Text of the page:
15. Mike

    5′ 10″ and 200#.

    In the last 5 years, I have sheared through the crank bolts once, have bent or broken 2 rear rims (good quality ones too), have caused fatigue failure where the spoke meets the hub on a Mavic Aksium RW, have worn out a chain and cassette that were replaced simultaneously (in less than 1800 miles) and have worn through rear tires prematurely.

    Must be a masher in denial.

  16. Rohit

    I am 6′, 180-195 depending on the season. I. Break. Everything. I also mostly mountain bike

    i used to love in Michigan and then NY/NJ, and break only chains on my Ibis Mojo (the OG…steel).

    Since moving to the Sonoran desert, pretty much everything is fair game. I have a full suspension MTB and a hard tail. in the past two years I have done the following damage:

    4 chains
    6 sets of ties (though riding on rocks and thorns will do this)
    1 blown rear shock
    2 totaled pedals
    3 derailleur hangers
    1 derailleur (hooray for well designed hangers!)
    1 rear brake assembly
    1 rear shift lever
    2 seat posts
    1 saddle rail
    plus the 3 cassettes, 2 sets of jockey wheels, and 4 brake rotors…though those are all wear and tear of the desert I suspect.

    For the record, I am a cross country guy who will occasionally take a drop or two. I’m not in the full-face helmet crowd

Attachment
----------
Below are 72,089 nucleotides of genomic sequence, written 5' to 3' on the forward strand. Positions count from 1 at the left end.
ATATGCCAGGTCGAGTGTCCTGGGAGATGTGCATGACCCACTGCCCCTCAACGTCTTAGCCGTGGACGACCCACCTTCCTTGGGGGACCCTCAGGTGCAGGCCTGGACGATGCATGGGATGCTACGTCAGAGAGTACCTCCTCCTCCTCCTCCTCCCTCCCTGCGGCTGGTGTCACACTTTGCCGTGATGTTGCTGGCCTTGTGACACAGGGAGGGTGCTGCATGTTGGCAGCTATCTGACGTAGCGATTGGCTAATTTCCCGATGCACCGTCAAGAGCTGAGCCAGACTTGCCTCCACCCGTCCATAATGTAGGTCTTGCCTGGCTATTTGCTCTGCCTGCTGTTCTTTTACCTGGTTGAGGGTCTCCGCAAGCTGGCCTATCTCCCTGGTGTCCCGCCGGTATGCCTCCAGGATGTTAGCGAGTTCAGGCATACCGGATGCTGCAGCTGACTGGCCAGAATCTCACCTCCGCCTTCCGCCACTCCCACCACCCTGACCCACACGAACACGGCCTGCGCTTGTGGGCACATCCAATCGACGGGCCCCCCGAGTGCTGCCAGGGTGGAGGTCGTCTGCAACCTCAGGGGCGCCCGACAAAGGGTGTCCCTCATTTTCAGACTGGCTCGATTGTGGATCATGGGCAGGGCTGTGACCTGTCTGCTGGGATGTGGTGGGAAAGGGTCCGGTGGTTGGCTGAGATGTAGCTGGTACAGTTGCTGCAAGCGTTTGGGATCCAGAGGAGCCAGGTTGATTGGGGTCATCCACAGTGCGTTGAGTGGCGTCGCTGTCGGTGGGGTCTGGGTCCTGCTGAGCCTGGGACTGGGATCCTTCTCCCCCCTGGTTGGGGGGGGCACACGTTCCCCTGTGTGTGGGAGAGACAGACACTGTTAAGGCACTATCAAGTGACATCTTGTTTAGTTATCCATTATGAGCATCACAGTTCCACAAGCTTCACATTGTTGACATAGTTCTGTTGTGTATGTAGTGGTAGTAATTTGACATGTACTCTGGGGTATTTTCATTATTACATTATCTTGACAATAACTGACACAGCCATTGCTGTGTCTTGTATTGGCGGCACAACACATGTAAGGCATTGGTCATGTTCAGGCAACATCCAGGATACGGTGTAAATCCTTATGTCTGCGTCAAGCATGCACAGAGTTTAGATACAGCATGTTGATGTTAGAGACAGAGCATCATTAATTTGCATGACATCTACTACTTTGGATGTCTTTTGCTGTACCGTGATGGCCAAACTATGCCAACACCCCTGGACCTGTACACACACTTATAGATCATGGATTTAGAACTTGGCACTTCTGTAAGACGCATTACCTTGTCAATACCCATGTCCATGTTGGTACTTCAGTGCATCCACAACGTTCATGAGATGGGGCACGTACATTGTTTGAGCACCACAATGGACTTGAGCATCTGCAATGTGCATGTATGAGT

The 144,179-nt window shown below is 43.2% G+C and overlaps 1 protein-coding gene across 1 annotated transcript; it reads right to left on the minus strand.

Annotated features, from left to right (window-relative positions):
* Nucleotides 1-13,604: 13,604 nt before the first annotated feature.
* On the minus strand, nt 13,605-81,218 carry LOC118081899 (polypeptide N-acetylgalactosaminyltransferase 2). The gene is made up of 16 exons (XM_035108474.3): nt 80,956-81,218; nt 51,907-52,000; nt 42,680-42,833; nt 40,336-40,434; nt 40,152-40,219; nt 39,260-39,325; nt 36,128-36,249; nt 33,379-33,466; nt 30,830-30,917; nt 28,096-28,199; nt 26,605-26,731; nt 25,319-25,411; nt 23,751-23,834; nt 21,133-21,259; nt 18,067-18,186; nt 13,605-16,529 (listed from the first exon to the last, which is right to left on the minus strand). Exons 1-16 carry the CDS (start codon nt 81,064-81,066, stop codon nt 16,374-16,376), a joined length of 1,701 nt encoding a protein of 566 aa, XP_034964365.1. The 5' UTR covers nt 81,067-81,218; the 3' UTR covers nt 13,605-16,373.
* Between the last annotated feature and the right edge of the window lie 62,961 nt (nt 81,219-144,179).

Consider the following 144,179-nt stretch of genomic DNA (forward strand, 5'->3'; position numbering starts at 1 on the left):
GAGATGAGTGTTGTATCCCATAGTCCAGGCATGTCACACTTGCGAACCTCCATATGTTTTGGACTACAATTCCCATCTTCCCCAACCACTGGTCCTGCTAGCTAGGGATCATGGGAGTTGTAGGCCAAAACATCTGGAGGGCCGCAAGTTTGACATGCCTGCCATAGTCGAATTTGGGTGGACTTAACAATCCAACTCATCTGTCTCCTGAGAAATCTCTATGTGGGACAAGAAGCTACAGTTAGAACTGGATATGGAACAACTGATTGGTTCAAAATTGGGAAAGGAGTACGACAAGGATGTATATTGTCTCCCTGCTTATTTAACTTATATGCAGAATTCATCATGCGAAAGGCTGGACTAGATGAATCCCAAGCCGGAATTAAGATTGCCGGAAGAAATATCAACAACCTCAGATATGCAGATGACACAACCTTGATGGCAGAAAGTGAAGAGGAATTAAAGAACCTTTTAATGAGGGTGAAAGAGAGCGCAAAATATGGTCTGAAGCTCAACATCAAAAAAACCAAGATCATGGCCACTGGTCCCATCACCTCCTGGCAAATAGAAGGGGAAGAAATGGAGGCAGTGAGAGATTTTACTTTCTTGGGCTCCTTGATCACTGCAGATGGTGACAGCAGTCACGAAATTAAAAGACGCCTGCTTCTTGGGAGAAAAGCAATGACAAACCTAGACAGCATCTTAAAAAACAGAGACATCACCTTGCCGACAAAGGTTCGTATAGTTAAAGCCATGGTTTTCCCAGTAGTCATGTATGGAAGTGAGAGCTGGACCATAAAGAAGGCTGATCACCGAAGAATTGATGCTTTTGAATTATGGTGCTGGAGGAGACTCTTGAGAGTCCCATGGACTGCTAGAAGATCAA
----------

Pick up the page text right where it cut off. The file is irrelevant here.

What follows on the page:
The upside of all this is that I have deep relationships with ship owners and mechanics.

  17. slappy

    Just a frendlY ST0MPariLLA been so happy to ride Niner steel hard tails off road since they debuted. .managed to crack three frames, and shortly after my fourth warranty SIR9 arrived they created the bike of my dreams.. the ROS, designed around a long travel fork, built out of burlier steel. .it feels like they’d been specifically responding to all those who loved and shredded the cross country bikes they built and came along with the throw back hard tail shred machine, needless to say I love my Niner ROS and how!

  18. david

    I rarely break things……guess I’m just lucky.

    5 years ago, I was riding a vintage (aka old) Cannondale 2.8 fitted with ’87 vintage Campy C-Record components. The 22 year old crankset had to have upwards of 100K miles. I was standing up to get through an intersection and the next thing I knew I was on the deck….with the left side crank arm still attached to my shoe via the pedal. The arm snapped clean through.

  19. kurti_sc

    i’m a breaker. it’s a long list, too, that will only sadden my day. Beer is definitely required to get that convo started. Since giving up DH long ago, I have broken much less of myself, too. Really, I’m moving in the right direction as I get older. just riding XC for fun, SS for more fun and road for fitness.